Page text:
K-State Research and Extension News
April 25, 2013
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KARL Training Ends on High Point in More Ways than One

KARL Class XI Portraits are available

Kansas Agriculture and Rural Leadership Program Announces Graduates

MANHATTAN, Kan. -- A month after reaching the Andean mountaintop village of Patabamba, Peru at 15,000 feet and Machu Picchu at 8,000 feet – a class of 30 agriculture leaders hit another milestone – graduation.

The Kansas Agriculture and Rural Leadership Class XI graduated April 20 in Salina. Kansas State University Provost and Senior Vice President April Mason charged the class to take their skills back to their communities and state in an effort to improve Kansas.

The final seminar for the class that day – The Power of One – was the conclusion of the two-year training experience that spanned the state, taking KARL class members to Washington, D.C. where they studied decision making on the national level, as well as to Peru for an international agriculture tour.

As part of the Salina session, class members elected Blake Angell, a cattle buyer from Ellis County, to the KARL board of directors. The class also gave individual testimonies on the impact of the program and their future goals as leaders in their communities and industry.

Over the two years, the class attended nine seminars, learning about current agriculture and rural topics and trends facing Kansas, including environmental, economic and political challenges. Class members also honed public speaking, analytical and writing skills. They met with Kansas agribusiness executives, heads of organizations, Kansas Gov. Sam Brownback, as well as the president of Fortune 500 company Monsanto.

“This Class XI group of 30 leaders was our 20th anniversary class and they met milestones throughout their two-year experience. Their greatest challenges as our latest graduates are yet to come as they proceed to represent and serve alongside of our past 300 participants. They are ready for that responsibility,” said Jack W. Lindquist, president and KARL program director.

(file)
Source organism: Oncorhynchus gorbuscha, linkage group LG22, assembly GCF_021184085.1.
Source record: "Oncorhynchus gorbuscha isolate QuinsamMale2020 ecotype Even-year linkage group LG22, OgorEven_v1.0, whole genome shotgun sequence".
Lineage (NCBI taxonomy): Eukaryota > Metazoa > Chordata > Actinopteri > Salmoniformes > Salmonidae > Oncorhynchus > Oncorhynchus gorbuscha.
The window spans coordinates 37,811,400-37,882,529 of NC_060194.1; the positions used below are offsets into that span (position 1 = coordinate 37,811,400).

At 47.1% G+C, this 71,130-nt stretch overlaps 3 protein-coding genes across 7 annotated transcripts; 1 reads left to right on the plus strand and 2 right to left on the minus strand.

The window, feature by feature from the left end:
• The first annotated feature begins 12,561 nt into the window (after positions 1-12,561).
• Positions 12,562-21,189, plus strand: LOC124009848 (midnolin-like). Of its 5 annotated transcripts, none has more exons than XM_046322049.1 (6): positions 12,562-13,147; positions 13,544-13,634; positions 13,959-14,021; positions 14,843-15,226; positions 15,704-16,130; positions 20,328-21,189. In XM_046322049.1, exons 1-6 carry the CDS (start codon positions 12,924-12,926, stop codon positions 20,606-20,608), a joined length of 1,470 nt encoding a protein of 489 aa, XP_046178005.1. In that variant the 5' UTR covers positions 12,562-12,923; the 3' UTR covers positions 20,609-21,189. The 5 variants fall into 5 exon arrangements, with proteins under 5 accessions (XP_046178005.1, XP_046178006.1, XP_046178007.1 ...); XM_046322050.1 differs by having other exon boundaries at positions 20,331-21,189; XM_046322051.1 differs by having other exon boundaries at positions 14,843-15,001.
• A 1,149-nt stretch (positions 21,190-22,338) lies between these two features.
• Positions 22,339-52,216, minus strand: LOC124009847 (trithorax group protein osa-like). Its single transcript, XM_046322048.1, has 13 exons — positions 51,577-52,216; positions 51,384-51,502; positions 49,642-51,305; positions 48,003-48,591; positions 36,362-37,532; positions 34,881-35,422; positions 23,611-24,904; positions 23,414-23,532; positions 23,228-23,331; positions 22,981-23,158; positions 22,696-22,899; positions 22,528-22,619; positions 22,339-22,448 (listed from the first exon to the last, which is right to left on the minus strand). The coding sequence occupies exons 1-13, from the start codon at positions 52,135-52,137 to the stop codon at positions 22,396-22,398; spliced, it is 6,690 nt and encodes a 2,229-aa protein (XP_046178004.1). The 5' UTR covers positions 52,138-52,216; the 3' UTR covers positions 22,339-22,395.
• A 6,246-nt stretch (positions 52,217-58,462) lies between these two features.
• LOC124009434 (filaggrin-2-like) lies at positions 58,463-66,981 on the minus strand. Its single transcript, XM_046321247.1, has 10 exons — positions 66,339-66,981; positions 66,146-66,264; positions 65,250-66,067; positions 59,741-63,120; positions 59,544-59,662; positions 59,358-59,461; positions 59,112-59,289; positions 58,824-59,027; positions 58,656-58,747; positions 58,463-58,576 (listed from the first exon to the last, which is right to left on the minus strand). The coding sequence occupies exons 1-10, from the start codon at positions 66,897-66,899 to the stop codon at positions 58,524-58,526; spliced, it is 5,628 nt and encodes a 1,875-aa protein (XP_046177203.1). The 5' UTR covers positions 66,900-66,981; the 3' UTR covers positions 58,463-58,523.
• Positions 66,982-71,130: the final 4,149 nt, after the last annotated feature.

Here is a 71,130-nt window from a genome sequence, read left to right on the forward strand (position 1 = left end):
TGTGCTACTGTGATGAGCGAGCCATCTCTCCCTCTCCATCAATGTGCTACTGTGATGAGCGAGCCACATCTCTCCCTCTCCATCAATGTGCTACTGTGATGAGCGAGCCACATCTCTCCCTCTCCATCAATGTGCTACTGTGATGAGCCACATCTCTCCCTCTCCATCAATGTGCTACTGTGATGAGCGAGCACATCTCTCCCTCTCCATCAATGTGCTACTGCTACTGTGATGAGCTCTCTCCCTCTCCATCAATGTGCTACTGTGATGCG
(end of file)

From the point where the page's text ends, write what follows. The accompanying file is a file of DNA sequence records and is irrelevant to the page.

Members of KARL Class XI include: Blake Angell, Ellis - Ellis County; Dan Atkisson, Stockton - Rooks County; Amy Bickel, Burrton – Harvey County; Debra Bolton, Garden City – Finney County; Jarrod Bowser, Circleville – Jackson County; Randall Debler, Alma – Wabaunsee County; Brandon Depenbusch, Great Bend – Barton County; Tyler Ediger, Meade – Meade County; Tanner Ehmke, Healy – Lane County; Andrea Feldkamp, Manhattan – Riley County;

Mark Fowler, Manhattan – Riley County; Mandy Fox, Ulysses – Grant County; Natalie Gosch, Mulvane – Sedgwick County; Hannah Grape, Manhattan – Riley County; Liesel Grauberger, Concordia – Cloud County; Kris Graves, Bartlett – Labette County; Aaron Harries, Manhattan – Riley County; Kelsey Holste, Manhattan – Riley County; Michael Irvin, Manhattan – Riley County; Tricia Jantz, Newton – Harvey County;

Todd Jennison, Scott City – Scott County; Paula Landoll-Smith, Marysville - Marshall County; Josh Morrill, Garnett – Anderson County; Joe Muller, Coffeyville – Labette County; Craig Poore, Alton – Osborne County; Jon Schmidt, Minneapolis – Ottawa County; Reid Shrauner, Elkhart - Morton County; Chris Tanner, Norton – Norton County; Luke Thornton, Anthony – Harper County; and Tyler VanWinkle, Manhattan – Riley County.

KARL was formed in 1990 when 20 individuals, representing nearly all segments of Kansas agriculture, met to discuss the need and potential for an extensive education program with a rural leadership focus.

The first class of 30 participants began their leadership development in 1991. More than 20 years later, the program has raised more than $4.5 million from 900 entities – including farmers, individuals, organizations and businesses – which has been invested in 330 rural leaders from all regions of Kansas.

“The KARL footprint now covers 99 of Kansas' 105 counties and $620,000 was invested in the training of Class XI,” Lindquist told the class in Salina. “Simply put, 900 entities believed in these 30 new leaders enough to invest their hard-earned money in their training. Even our graduates donated $120,000 to the Class XI. That's one-fifth of our budget and a reinvestment that anyone should be proud of.”

The KARL Program, which is a non-profit organization, has survived for 23 years on investments from individuals, businesses, organizations and foundations through contributions, Lindquist said, adding that it has not asked for or accepted tax-derived funding.

“We can be proud of that accomplishment,” Lindquist said to the new graduates. “Now get out there and get to work. We have a new Class XII group of 30 leaders to bring into the KARL family".  


K-State Research and Extension is a short name for the Kansas State University Agricultural Experiment Station and Cooperative Extension Service, a program designed to generate and distribute useful knowledge for the well-being of Kansans. Supported by county, state, federal and private funds, the program has county Extension offices, experiment fields, area Extension offices and regional research centers statewide. Its headquarters is on the K-State campus, Manhattan.

Story by: Amy Bickel
K-State Research & Extension News

Jack Lindquist - 785-532-6300 or karl@ksu.edu